This will be short. It was a long day. I met and befriended a guy from Israel, Yoram Ephraim, and we rode together. We crossed two peaks of about 4,500 feet or more. We rode 86-88 miles, depending on the device used. We finally, FINALLY got some great weather. For the first time in a week I applied sunscreen. And we watched Oregon transform from rain forest to high desert. We followed trickling streams and water falls. We saw birds of prey soaring over our path. And we caught the attention of cattle, who would ignore the cars and trucks passing on the road but raise their heads in curiosity — and sometimes alarm — as we passed on our bicycles. It was a magical day. It was an exhausting day. It was a great day to make a new friend. And now, it’ll be a good night to get some sleep.

John Jay River

One shot along the John Jay River during a day of spectacular views.

Posted by: Mark Wollemann: On the move | June 18, 2016

Day 6: Short and sweet(ish)

When the air goes out of your tire, the wind goes out of your sails.

Day 6 destination: Prineville, Ore.
Today’s mileage: 40. Total: 304

A short day of easy riding. I rode 20 miles in the rain to Redmond, Ore., where I feasted on a great breakfast. Upon leaving the restaurant, I put my gloves and helmet on and prepared to depart. Pffffft. Flat tire. Tube was damaged, but so was the tire — pierced by a sharp stone that was still embedded in the tire.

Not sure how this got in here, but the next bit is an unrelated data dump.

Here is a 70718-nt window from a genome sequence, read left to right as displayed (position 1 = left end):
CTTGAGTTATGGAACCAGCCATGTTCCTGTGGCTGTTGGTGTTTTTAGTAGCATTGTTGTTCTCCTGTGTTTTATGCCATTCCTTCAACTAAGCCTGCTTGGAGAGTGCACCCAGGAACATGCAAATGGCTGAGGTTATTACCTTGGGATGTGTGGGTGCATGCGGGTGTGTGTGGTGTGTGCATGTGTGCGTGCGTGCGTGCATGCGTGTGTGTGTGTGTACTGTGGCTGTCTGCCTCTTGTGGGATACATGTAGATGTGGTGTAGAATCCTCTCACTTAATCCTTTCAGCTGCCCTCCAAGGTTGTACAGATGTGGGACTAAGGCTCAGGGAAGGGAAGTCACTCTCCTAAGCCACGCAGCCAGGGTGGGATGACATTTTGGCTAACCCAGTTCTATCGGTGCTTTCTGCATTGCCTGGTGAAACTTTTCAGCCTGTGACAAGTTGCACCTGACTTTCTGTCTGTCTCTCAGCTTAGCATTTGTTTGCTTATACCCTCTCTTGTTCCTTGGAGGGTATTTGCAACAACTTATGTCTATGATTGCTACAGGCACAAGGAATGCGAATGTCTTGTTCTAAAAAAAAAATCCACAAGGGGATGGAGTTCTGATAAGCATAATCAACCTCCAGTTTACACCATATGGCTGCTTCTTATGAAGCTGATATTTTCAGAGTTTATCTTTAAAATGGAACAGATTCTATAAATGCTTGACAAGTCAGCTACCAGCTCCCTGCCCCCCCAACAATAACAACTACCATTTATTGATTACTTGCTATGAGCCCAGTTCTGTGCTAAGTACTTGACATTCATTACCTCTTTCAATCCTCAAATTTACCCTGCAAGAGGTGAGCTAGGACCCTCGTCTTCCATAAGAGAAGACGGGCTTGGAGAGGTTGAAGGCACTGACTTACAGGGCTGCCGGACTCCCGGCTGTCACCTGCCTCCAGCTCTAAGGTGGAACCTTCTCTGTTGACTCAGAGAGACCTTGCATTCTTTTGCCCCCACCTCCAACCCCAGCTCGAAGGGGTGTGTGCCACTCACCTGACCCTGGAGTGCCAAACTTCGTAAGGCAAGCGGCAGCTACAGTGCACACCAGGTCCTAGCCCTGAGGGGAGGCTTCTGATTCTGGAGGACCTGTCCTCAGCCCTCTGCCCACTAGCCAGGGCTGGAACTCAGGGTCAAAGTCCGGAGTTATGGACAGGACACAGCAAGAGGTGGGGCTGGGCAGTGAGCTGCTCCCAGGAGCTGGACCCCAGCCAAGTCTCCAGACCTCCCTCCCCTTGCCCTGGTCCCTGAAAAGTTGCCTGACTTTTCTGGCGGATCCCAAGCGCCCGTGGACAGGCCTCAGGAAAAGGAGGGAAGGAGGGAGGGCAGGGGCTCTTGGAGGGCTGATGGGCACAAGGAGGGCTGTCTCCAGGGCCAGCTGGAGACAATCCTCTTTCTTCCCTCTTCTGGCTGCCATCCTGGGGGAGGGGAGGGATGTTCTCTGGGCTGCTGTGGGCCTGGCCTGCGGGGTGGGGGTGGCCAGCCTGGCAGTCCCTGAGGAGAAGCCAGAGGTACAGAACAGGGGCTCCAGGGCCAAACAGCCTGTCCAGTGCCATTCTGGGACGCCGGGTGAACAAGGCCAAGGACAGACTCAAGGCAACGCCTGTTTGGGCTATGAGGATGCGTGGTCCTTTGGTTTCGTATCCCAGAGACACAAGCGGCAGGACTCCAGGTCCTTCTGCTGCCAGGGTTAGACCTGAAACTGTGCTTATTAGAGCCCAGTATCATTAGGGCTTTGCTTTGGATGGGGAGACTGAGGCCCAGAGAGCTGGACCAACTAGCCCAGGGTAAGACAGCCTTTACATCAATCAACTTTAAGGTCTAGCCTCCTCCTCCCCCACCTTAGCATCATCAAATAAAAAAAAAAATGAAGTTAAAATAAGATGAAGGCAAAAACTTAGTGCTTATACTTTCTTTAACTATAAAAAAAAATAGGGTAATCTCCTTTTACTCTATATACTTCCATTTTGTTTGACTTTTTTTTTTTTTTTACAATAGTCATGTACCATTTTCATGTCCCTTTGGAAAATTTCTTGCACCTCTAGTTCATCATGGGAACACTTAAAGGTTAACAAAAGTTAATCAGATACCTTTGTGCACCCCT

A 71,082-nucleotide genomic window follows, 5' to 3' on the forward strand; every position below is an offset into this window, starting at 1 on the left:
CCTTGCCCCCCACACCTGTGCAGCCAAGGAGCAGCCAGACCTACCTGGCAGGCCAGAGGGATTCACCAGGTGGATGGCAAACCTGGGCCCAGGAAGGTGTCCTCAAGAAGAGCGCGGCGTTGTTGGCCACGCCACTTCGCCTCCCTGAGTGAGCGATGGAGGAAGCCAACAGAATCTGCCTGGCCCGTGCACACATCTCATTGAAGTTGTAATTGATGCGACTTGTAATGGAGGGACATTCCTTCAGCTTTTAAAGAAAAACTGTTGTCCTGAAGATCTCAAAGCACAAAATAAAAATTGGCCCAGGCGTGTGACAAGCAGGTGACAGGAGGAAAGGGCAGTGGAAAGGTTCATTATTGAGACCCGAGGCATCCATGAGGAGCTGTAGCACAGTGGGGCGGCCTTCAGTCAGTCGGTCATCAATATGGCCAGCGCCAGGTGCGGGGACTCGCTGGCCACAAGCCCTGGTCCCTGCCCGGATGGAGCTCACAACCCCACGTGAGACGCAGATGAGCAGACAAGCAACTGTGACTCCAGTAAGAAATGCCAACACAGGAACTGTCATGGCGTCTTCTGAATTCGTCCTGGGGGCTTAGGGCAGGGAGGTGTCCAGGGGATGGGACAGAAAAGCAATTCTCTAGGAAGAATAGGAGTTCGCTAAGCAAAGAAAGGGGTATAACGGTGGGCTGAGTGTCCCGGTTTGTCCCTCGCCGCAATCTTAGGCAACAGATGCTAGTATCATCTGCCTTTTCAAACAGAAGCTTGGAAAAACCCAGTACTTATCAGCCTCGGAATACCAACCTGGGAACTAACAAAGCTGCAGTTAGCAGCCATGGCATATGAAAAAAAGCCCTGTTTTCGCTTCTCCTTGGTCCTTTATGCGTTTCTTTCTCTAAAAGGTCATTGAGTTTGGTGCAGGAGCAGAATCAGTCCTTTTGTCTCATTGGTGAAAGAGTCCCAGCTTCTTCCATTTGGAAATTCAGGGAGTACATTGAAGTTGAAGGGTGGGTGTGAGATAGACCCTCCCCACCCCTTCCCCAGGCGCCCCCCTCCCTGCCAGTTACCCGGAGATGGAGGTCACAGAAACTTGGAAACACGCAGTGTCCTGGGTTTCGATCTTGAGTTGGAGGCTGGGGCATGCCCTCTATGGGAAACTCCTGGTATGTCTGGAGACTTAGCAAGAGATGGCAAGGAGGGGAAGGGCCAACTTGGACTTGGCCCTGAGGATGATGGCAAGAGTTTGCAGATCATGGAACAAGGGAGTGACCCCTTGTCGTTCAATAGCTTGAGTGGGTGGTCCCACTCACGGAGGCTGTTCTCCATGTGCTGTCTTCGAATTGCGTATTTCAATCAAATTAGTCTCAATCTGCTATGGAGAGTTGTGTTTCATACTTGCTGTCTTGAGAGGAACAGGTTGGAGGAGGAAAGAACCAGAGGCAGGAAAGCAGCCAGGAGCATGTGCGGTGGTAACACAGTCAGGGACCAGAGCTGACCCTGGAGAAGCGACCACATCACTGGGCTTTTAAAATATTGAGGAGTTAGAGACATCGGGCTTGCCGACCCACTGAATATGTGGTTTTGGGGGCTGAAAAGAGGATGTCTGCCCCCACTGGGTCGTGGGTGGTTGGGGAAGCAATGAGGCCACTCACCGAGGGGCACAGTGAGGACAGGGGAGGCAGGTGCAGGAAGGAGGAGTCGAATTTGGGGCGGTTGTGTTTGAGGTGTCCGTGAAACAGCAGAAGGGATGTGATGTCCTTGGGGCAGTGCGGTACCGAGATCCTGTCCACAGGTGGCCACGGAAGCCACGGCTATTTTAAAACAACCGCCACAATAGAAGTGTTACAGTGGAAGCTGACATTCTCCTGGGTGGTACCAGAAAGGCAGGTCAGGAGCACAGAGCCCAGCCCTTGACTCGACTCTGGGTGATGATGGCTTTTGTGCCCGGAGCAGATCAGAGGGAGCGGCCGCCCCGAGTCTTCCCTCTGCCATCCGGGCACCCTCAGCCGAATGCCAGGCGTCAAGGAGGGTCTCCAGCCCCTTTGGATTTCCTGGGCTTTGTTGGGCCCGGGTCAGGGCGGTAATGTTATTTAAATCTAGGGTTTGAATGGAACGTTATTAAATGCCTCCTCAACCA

But I seem to have some luck in such matters. I was in a town with many bike shops. So I ambled over to Hutch’s bike shop. They gave me a new tire, just in case (I can make the damaged one functional for a while in a pinch) and tube. And after all that, I decided to settle on Prineville for a stop. That meant it was a 40-mile day. Sort of like a rest day. Tomorrow is 85 miles or so, but the weather — finally — should be much improved. I’m ready to be done with cold and rain.

A happy camper getting ready to hit the road once again.

Posted by: Mark Wollemann: On the move | June 17, 2016

Day 5: Grinding. Just grinding.

Day 5 destination: Sisters, Ore.
Today’s mileage: 60. Total: 264

I was all smiles at the beginning of the ride. That didn’t last long.

I knew today’s ride would chew me up a bit. I was climbing from around 1,000 feet to 4,700 feet. … That might not sound like much, but trust me, it was much. Add to that a steady downpour, a balky shifter, a chain that locked up once, and traffic. So much traffic. It was a hard day.

I was on Hwy. 126. It’s a well-traveled road. Lots of trucks. And if you remember my post from Day 2, they do a bit of logging here in Oregon. My route went around Mount Washington and instead of taking McKinley Pass, my route-maker sent me along 126 and Hwy 20. It was a 60-mile trip and it included 40 miles of climbing. I guess it was a more gentle ascent than the 5,300-plus summit on McKinley Pass, so that must have been the reason for the route plan.

There wasn’t much shoulder on this road, but I didn’t care at this point. I had made it to the top.

In any event, I survived. I had a close call from some sort of truck hauling a trailer and I felt some hard breezes from some of the big rigs whizzing by. But mostly I felt the pain of the climb. It was probably the hardest biking day I’ve ever had (save for one seven-hour ride in 100-degree heat in Bulgaria a few years ago). But it’s in the books.

When I arrived in Sisters, I tracked down a bike shop to give my bike a once-over. I lucked into the Blazin’ Saddles bike shop, a great name!, and Erik took care of me. He said my shifter cable was stretched out. My chain was starting to go and the bike needed a good, thorough cleaning from the past four days of rain and road muck. I opted for a new chain and Erik did the rest. Good as new. Tomorrow, the journey continues.